Ugandan Global Health Profile_MackenzieWright_2015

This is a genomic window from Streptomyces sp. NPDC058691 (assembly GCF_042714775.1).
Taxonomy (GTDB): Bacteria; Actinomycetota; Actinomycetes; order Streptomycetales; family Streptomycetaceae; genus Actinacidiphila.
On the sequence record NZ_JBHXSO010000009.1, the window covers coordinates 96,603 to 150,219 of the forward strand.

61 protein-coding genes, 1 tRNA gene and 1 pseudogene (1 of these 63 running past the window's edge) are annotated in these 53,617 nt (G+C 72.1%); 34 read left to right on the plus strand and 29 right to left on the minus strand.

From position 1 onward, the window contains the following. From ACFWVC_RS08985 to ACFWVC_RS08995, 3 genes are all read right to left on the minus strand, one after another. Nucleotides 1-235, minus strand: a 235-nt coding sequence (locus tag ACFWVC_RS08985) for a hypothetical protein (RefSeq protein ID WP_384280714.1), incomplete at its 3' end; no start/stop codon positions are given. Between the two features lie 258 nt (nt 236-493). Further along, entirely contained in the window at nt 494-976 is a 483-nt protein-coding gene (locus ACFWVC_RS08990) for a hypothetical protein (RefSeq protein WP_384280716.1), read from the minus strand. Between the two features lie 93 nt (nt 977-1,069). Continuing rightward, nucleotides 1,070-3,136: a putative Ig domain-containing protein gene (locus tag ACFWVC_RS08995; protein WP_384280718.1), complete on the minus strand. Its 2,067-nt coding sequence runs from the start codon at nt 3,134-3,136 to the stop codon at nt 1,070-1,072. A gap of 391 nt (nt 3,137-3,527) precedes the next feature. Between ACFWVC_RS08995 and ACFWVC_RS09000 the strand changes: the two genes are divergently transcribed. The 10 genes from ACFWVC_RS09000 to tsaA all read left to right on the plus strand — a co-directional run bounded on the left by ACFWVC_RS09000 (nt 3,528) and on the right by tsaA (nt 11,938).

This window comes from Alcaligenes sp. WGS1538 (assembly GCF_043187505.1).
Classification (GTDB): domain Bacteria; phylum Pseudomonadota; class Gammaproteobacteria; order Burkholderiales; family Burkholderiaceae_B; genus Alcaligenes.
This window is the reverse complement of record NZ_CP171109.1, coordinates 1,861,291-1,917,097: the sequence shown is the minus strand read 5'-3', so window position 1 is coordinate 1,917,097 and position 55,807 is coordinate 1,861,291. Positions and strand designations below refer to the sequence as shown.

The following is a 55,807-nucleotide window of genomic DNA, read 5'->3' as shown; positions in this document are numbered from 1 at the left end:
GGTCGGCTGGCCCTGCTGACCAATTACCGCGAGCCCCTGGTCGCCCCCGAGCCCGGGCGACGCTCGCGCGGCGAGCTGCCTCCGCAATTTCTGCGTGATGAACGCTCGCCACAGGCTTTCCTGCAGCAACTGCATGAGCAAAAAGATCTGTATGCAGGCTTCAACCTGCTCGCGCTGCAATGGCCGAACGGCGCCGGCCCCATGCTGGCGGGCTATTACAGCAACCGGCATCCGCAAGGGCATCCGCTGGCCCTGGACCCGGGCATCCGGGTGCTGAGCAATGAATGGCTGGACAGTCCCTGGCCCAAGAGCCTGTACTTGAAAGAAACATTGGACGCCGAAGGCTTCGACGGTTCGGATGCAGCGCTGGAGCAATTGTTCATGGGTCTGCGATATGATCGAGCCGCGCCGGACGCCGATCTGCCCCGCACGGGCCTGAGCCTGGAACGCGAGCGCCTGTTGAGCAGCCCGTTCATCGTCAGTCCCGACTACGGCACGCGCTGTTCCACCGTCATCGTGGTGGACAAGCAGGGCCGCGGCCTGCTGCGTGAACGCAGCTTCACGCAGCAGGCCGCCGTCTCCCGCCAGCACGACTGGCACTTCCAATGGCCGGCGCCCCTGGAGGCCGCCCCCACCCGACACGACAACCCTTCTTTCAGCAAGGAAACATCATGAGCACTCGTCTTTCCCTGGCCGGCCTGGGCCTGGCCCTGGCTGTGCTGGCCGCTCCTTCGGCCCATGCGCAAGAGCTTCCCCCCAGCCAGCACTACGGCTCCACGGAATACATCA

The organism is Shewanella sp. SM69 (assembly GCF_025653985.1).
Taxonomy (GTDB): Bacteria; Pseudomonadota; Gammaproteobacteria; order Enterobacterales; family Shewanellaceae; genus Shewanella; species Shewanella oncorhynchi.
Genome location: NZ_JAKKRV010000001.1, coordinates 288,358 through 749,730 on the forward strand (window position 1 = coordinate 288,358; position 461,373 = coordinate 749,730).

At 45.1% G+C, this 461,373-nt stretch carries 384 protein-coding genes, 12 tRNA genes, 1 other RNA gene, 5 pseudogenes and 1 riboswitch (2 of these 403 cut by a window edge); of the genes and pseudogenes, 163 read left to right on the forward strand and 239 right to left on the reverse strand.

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<ul><li><p>Uganda Health Profile </p><p>Mackenzie Wright </p><p>MIDTERM </p><p>A health profile of Uganda, including the biosocial factors contributing to its health situation. </p></li><li><p>Wright 1 </p><p>Uganda is a landlocked country in Eastern Africa, home to a population of nearly </p><p>37,000,000 people and an abundant wildlife; its capitol is located in Kampala, the </p><p>countrys largest city. Uganda is bordered to the east by Kenya, to the north by South </p><p>Sudan, to the west by the Democratic Republic of the Congo, to the southwest by </p><p>Rwanda, and to the south by Tanzania. The official languages of Uganda are English and </p><p>Swahili, accompanied by dozens of indigenous languages scattered across the country </p><p>such as Bantu in southern Uganda and Acholi in parts of northern Uganda. The most </p><p>prominent ethnic groups are the Baganda (16.2%), Bagisu (5.1%), Iteso (8.1%), Acholi </p><p>(4.4%), Basoga (7.7%), Lugbara (3.6%), Banyankore (8.0%), Banyoro (2.9%), Banyaruanda </p><p>(5.8%), Batoro (3.2%), Bakiga (7.1%), Karamojong (2.0%), Lango (5.6%) and others (20.3%) 1. </p><p>None of these ethnic groups constitutes a majority, thus limiting the ability of one group </p><p>to control the others. Apart from socio-economic cleavages, the ethnic groups differ in </p><p>how they have participated in the political rule of the country after independence in 1962. </p><p>The political rulers of the country have traditionally been from Baganda and are therefore </p><p>often perceived as the dominating elite. Uganda is thus struggling with fragmentation </p><p>over ethnic lines and lacks a sense of nationalism. This segmentation of the populace has </p><p>also impacted Ugandas health care system by providing unequal care across regions, </p><p>incomes and ages. </p><p>Uganda is divided into districts, spread across four administrative regions: </p><p>Northern, Eastern, Central (Kingdom of Buganda) and Western 1. There are now over </p><p>100 districts that are responsible for providing and supplying services, such as healthcare, </p><p>based on resources provided by the government. In the past, Northern districts have </p><p>accused the central government of favoritism and corruption, claiming the President takes </p><p>better care of his home districts than the rest of the country. Ugandas current president, </p></li><li><p>Wright 2 </p><p>Museveni has been in power since 1986 after a military coup by his National Resistance </p><p>Army (NRA). Transparency International has rated Uganda's public sector as one of the </p><p>most corrupt in the world. In 2014, Uganda ranked 142nd worst out of 175 and had a </p><p>score of 26 on a scale from 0 (perceived as most corrupt) to 100 (perceived as clean) 2. </p><p>Since 1987 Joseph Kony and the Lords Resistance Army have terrorized Northern </p><p>Uganda, kidnapping children and forcing them to become child soldiers, decimating </p><p>communities, killing without question and displacing hundreds of thousands of </p><p>Ugandans. In recent years President Museveni has claimed that the LRA is close to </p><p>defeat, however the terrorist group then stepped up its attacks on the civilian population, </p><p>specifically the Acholi ethnic group in the North where many internally displaced peoples </p><p>have been forced into camps over the last decade where health and sanitation facilities are </p><p>very poor 3. While Southern Uganda is relatively stable with signs of growth and progress </p><p>in health, the North is plagued by conflict and receives little aid from the government to </p><p>help those affected by violence and poor health conditions. In spite of all of this, Uganda </p><p>is seeing progress in improving the health of its populace. </p><p>While Ugandas population steadily grows the country has begun the second stage </p><p>of the demographic transition by reducing its exceptionally high death rate. However, a </p><p>stable and high birth rate has in effect produced an imbalance in the Ugandan population. </p><p>Since its first data collection in the 1970s, Ugandas high mortality rates have been </p><p>surpassed by even higher fertility rates (Table 1). This imbalance signifies an unevenly </p><p>distributed population (Figure 1). In other words, there is a growing number of Ugandan </p><p>children; however, they do not have a promising chance to reach adulthood because high </p><p>mortality rates continue to reduce the adult population. This is especially true in rural </p></li><li><p>Wright 3 </p><p>communities. Rural regions of Uganda lack consistent and quality access to health care </p><p>these areas and have higher rates of fertility than urban regions. The higher fertility rates </p><p>are also partly due to the lack of contraception for women and children in rural areas. </p><p>Women in the poorest quintile have eight children on average during their lives, while </p><p>women in the wealthiest quintile have just over four children. Similarly, 41 percent of </p><p>young women ages 15 to 19 in the poorest quintile have begun childbearing, while only </p><p>16 percent in the wealthiest quintile have 4. Access to and prevalent use of contraceptives </p><p>varies in Uganda based on economic status. In the poorest quintile, which affects 19.6% </p><p>of the population, only 14.7% of this group uses modern or traditional methods of </p><p>contraception. For the poorest quintile in Uganda, only 27.4% who wanted family </p><p>planning actually received these resources 4. </p><p>Within the perimeters of Omrans Stages of Epidemiologic Transition Uganda </p><p>is currently in Stage Two, the Age of Receding Pandemics, where mortality </p><p>progressively declines as increased technologies and improvements to health mitigate </p><p>Stage One nutritional deficiencies or infectious diseases and emerging Stage Two chronic </p><p>diseases. Even though Uganda is in Stage Two of its Epidemiologic Transition, the </p><p>country still suffers from many Stage One causes of death. Communicable diseases, </p><p>maternal and perinatal conditions and nutritional deficiencies are cause for 63.7% of </p><p>Ugandas Disability-Adjusted Life Years (DALY) (Table 2). Prevalent Stage Two chronic </p><p>or non-communicable diseases such as mental and behavioral disorders or cardiovascular </p><p>disease also make up only 24.3% of total DALYs, illustrating that Uganda has not moved </p><p>out of Stage Two, the last stage in which cause of death is not dominated by chronic </p><p>disease (Table 2). In terms of the number of years of life lost due to premature death in </p></li><li><p>Wright 4 </p><p>Uganda, HIV/AIDS, malaria, and lower respiratory infections were the highest-ranking </p><p>causes. The HIV/AIDS epidemic is a prominent reason for the failure of the process of </p><p>epidemiologic transition as mortality rates soared and fertility rates remained at their </p><p>already high level. Additionally, with one of the highest rates of alcohol consumption in </p><p>the world the leading risk factor in Uganda is alcohol use, directly affecting Ugandans </p><p>DALY and ability to progress in terms of health. Another factor that describes the failure </p><p>of the process of epidemiologic transition is the high prevalence of violence and conflict </p><p>that has plagued Uganda for decades. From the Lords Resistance Army in Northern </p><p>Uganda to strife between President Museveni, neighboring countries and Northern </p><p>districts, Uganda has lost many lives to violence and conflict. </p><p>Uganda has taken great strides and made incredible progress improving maternal </p><p>and child health in the last three decades. Pregnant women receiving more than one </p><p>antenatal clinic visit are currently at 95%, which is highest rate ever recorded (Table 3). </p><p>This high proportion of pregnant mothers acting on their ability to have an antenatal </p><p>check-up in a clinic at least once is astounding progress in Uganda and has no doubt been </p><p>a leading factor in improved maternal health overall. Unlike in fertility rates, there is very </p><p>little difference within economic classes regarding access to and use of antenatal care in </p><p>Uganda. In the poorest quintile, 94% received at least one antenatal visit and in the </p><p>richest quintile 97% received the same care. However, as we move to an increased </p><p>number of visits (more than four) these numbers drop and a familiar trend can be seen </p><p>between the poorest and richest quintiles 4. Unfortunately, all Ugandan women are less </p><p>likely to visit an antenatal clinic four or more times during pregnancy (Table 3). Poor </p><p>mothers are the least likely to receive this care at only 41.6% with 58% of wealthier </p></li><li><p>Wright 5 </p><p>mothers receiving more than four antenatal check-ups 4. Clearly, there are still </p><p>improvements to be made in Ugandas healthcare delivery system to mothers and their </p><p>children of all economic means. Another key Ugandan maternal health improvement is </p><p>the growing use of a skilled health attendant at birth. In 1990 health personnel attended </p><p>only 37% of births for the general population, but in 2013 this number has reached 58% </p><p>(Table 3). There are stark differences in healthcare again between economic classes in </p><p>which only 44.5% of mothers in the poorest quintile have a personnel attendant at birth </p><p>yet 89.2% of the richest quintile receives this care 4. Between the fourth and fifth quintile </p><p>is the largest and most notable gap where in the fourth richest quintile only 61.3% of </p><p>births are attended by health personnel compared to nearly 90% in the very next </p><p>economic class; it is clear Ugandans with higher economic status receive far better </p><p>maternal and child health care. </p><p>According to the World Health Report the maternal mortality ratio of Uganda as </p><p>of 2013 is 360 out of 100,000 live births (Table 3). This has greatly improved since 1990 </p><p>with a maternal mortality ratio of 780 out of 100,000 live births. Compared to its </p><p>neighbors South Sudan with the highest maternal mortality ratio of 2,054/100,000, Kenya </p><p>with the same ratio of 360 and Rwanda slightly lower with 340/100,000, Uganda is faring </p><p>well on a regional level and is on a progressive and steady path toward even better </p><p>maternal health 5. Ugandas infant mortality rate of 45 out of 1,000 live births is another </p><p>significant improvement, from 111.4 in 1990 (Table 3). However, this improvement has </p><p>not been seen equally across Uganda as its richest quintile benefits from the progressive </p><p>health services far more than the poorest quintile. The top quintile experiences only a </p><p>47.7 infant mortality rate, with the poorest quintile at a steadily higher rate of 75.7 deaths/ </p></li><li><p>Wright 6 </p><p>1,000 live births the Ugandan poor do not receive the same maternal and child care as </p><p>does the 17.3% of the population with higher economic status 4. The Three Delays Model </p><p> delays in seeking, reaching and receiving care -- is incredibly relevant and useful to </p><p>explain possible reasons for higher mortality rates within poorer quintiles. In each stage </p><p>of the model, decision to seek care, identifying and reaching medical facility, receipt of </p><p>adequate and appropriate treatment, poorer mothers are less successful in getting the </p><p>health care they may need than are richer mothers facing the same health problems. As of </p><p>2012, the annual Rate of Reduction of Under-five Deaths is at 4.3% with the Under-five </p><p>Mortality rate per 1,000 live births at 69 (Table 3). Similar to maternal mortality there is a </p><p>trend between economic status and health care received. Once again the richer factions of </p><p>the Ugandan population benefit more and have access to better health care and have </p><p>lower mortality rates than do poorer populations. At 124 deaths per 1,000 live births, the </p><p>Under five-Mortality Rate in the poorest quintile is close to double that of the highest </p><p>quintile at 71 deaths per 1000 live births 4. This trend of inequality has been blatantly </p><p>evident in Uganda since at least 1995. </p><p>Low birth weight is yet another indicator of the difference in quality and access to </p><p>health services between economic classes in Uganda. At a national average rate of 12% </p><p>Low Birth Weight in 2012, Ugandans with poorer economic status are at a much higher </p><p>level, around 45%, than the children born into richer families (Table 3) 4. Similarly, with a </p><p>national average of 14.1% of children who are Underweight, a large portion of that 14% </p><p>comes from poorer economic classes. A ratio of 17.2% Underweight children from the </p><p>poorest quintile compared to less than half of that, at 8.5% for wealthier Ugandans, </p><p>proves a debilitating trend in favor of the economically richer quintiles. The ratio of </p></li><li><p>Wright 7 </p><p>children moderately or severely stunted, averaging 33.7% nationally, at 53.5% for the </p><p>poor and 25.7% for the wealthy shows the poorest quintiles are again suffering from lack </p><p>of or substandard health care in relation to the richest (Table 3) 4. Again doubling the ratio </p><p>of the rich quintile of wasted children at 3.1% compared to 6.4% in the poorest quintiles </p><p>illustrates Ugandas serious health care inequality 4. </p><p>Early nutrition is proven to be an important marker for good health outcomes. </p><p>Ugandan children are exclusively breastfed for the first six months of their lives 57% of </p><p>cases and 46% of children are breastfed until age two (Table 3). 82% of children are </p><p>introduced to solid, semi-solid and soft foods between six to eight months of age. 99% of </p><p>households consume iodized salt, greatly important in Ugandas hot climate where meat </p><p>and other foods quickly go bad. 57% of households have full coverage of Vitamin A </p><p>supplementation and 82% of children receive their measles immunization. However, a </p><p>staggeringly low 34% of the population uses improved sanitation facilities as of 2013 </p><p>(Table 3). The recurring trend of the richer factions of the population receiving more and </p><p>better health care than poorer quintiles is blatantly apparent in each of these statistics as </p><p>well, except for the consumption of iodized salt where the poorer quintiles do not vary </p><p>from the richer. </p><p>The HIV/ AIDS epidemic has decimated the continent of Africa with little sign of </p><p>slowing down. Since the beginning of the epidemic, almost 78 million people have been </p><p>infected with the HIV virus and about 39 million people have died of HIV worldwide. </p><p>Within Uganda 7.2% of the adult population is infected with HIV and there is estimated </p><p>to be 1,500,000 people of all ages living with the virus (Table 4). Women living with HIV </p><p>make up nearly half of this number, at 780,000 these women risk mother to child </p></li><li><p>Wright 8 </p><p>transmission, further increasing the toll of HIV/ AIDS on the country. Children born and </p><p>living with HIV figures around 190,000 (Table 4). Without increased education the number </p><p>of those infected in Uganda will not drop, proven by the low levels of comprehensive </p><p>knowledge of HIV within the younger population, all below 50% in 2012 and the </p><p>corresponding increasing occurrence of HIV infection in Uganda. Because treatment is so </p><p>costly, both economically and physically, only those with the resources to afford the drug </p><p>and its potential continuing care are able to rid themselves of the deadly disease, leaving </p><p>the poorest quintiles vulnerable to the deadly spread and infection of HIV/ AIDS. </p><p>In the last two decades Uganda has made incredible improvements in the overall </p><p>health of its people. From child mortality to the prevalence of breastfeeding Uganda is on </p><p>the right path towards better health, however, i...</p></li></ul>